On Wednesday 18th May the NIH announced that the team that led the COVID Moonshot, including ourselves at MedChemica, along with additional collaborators has been awarded an initial $68 million to discover and develop globally accessible and affordable novel oral antivirals to combat COVID-19 and future pandemics caused by RNA viruses. The award is for the initial three-year phase of the five-year AViDD Center.  At MedChemica we’ve been part of the COVID Moonshot team for the last two years, coordinating the Lead Optimization efforts and we’re building on that in the new ‘AI-driven, Structure-enabled Antiviral Platform (ASAP)’ consortium.  Among the many tragedies of the COVID-19 pandemic, not the least is that if we’d had a diverse stockpile of potential drugs built on the learning available from the SARS epidemic of 2002, we could have potentially saved millions of lives and huge amounts of misery world-wide.  What we need for the future is to have a range of early-stage compounds ready to put immediately into trials as soon as a future pandemic arises.  Those drugs then need to be affordable and equitably accessible to everyone.  Among the learnings from COVID-19 is that viral pandemics respect no borders; we will need to get the drugs to the places outbreaks occur and scale up supply to suppress a pandemic as quickly as possible.

When I joined the COVID Moonshot in March 2020, in the heat of the early pandemic, we dived into generating leads and optimizing them with every tool at our team’s disposal.  The COVID Moonshot is a global, open-science collaboration and we have identified potent antivirals targeting the main protease of the SARS-CoV-2 virus, which are currently progressing through a preclinical program funded by the Wellcome Trust / COVID-19 Therapeutics Accelerator. The open science data publicly shared by Moonshot additionally enabled the identification of another promising COVID-19 drug developed by the Japanese pharmaceutical company Shionogi (Ensitrelvir) that is now in late-stage clinical trials.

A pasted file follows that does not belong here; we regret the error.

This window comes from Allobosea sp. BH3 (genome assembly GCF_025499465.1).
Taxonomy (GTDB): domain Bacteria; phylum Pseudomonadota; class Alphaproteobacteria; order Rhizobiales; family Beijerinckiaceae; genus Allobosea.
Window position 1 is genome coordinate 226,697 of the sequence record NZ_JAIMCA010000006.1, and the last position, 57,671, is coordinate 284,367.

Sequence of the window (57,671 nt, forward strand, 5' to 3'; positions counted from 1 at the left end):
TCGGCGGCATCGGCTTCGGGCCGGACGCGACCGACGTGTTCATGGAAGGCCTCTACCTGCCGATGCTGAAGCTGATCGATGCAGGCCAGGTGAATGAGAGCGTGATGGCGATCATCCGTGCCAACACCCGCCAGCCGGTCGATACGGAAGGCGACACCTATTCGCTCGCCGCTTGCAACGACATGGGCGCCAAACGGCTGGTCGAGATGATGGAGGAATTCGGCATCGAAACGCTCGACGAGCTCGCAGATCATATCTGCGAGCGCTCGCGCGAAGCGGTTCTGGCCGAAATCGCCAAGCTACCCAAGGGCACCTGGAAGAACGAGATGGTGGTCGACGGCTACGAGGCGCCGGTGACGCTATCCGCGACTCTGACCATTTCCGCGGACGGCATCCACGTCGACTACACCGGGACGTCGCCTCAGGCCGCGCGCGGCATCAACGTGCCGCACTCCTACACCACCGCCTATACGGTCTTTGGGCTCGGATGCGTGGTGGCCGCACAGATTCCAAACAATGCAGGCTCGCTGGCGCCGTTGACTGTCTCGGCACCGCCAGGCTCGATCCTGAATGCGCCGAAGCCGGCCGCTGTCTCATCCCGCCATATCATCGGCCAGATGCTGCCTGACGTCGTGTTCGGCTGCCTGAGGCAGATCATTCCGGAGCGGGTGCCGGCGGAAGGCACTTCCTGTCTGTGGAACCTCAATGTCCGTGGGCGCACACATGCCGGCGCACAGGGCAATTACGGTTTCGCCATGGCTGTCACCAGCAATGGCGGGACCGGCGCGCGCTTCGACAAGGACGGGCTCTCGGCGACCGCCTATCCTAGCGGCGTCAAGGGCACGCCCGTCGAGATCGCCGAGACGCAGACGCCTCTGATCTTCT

The team we built in the Moonshot has achieved a huge amount incredibly rapidly and, as our lead compound progresses towards human trials, we’ve reflected on what we’ve learnt and looked at what we can put into practice to prepare for a future pandemic.  Our structural biology team and fragment-based lead generation approach has delivered outstanding numbers of protein-ligand crystal structures (over 800 to date).  Using artificial intelligence (AI), machine learning, computational chemistry on Folding@home as well as a huge amount of hard synthesis and biological testing, we have compounds with good activity and pre-clinical pharmacokinetics being progressed.  We’ve taken everything we’ve learnt and enhanced it.  Our compound and data logistics were good, now we’re stepping up a gear to go after more projects and a multi-year program of work.  Most of us have worked together as a team for 2 years, often in highly challenging and unusual circumstances, including the war in Ukraine.  We’ve now welcomed on board more virologists to ensure we work on the right biological targets and improved our testing capabilities to give the best chances of heading the next pandemic off earlier.  Partners in the ASAP Center include the Diamond Light Source (UK); PostEra (USA); the Memorial Sloan Kettering Cancer Center (USA); the Weizmann Institute of Science (Israel); Mount Sinai (USA); Stanford University School of Medicine (USA); the Fred Hutchinson Cancer Center (USA), and the Drugs for Neglected Diseases initiative (global), and of course ourselves at MedChemica as well as a vast global network of scientists and industry collaborators.

ASAP will be one of the Antiviral Drug Discovery (AViDD) Centers funded by the National Institutes of Health’s National Institute of Allergy and Infectious Diseases (NIAID) as part of the Antiviral Program for Pandemics (APP).  We are targeting viral families that are known threats but have been neglected by more market driven approaches including coronaviruses (responsible for the current COVID-19 pandemic as well as earlier SARS and MERS epidemics), flaviviruses (responsible for large endemic diseases such as Dengue and Zika whose vectors will inevitably move north due to climate change), and picornaviruses (responsible for devastating diseases such as polio).

We have a real sense of pride in MedChemica in being able to play our part in this consortium.  We will be bringing the best of what we do to prepare for the next pandemic and in particular to make sure there are potential drugs ready for human testing when it comes, because we really mustn’t be caught like that again.

More details on ASAP and its mission can be found at http://asapdiscovery.org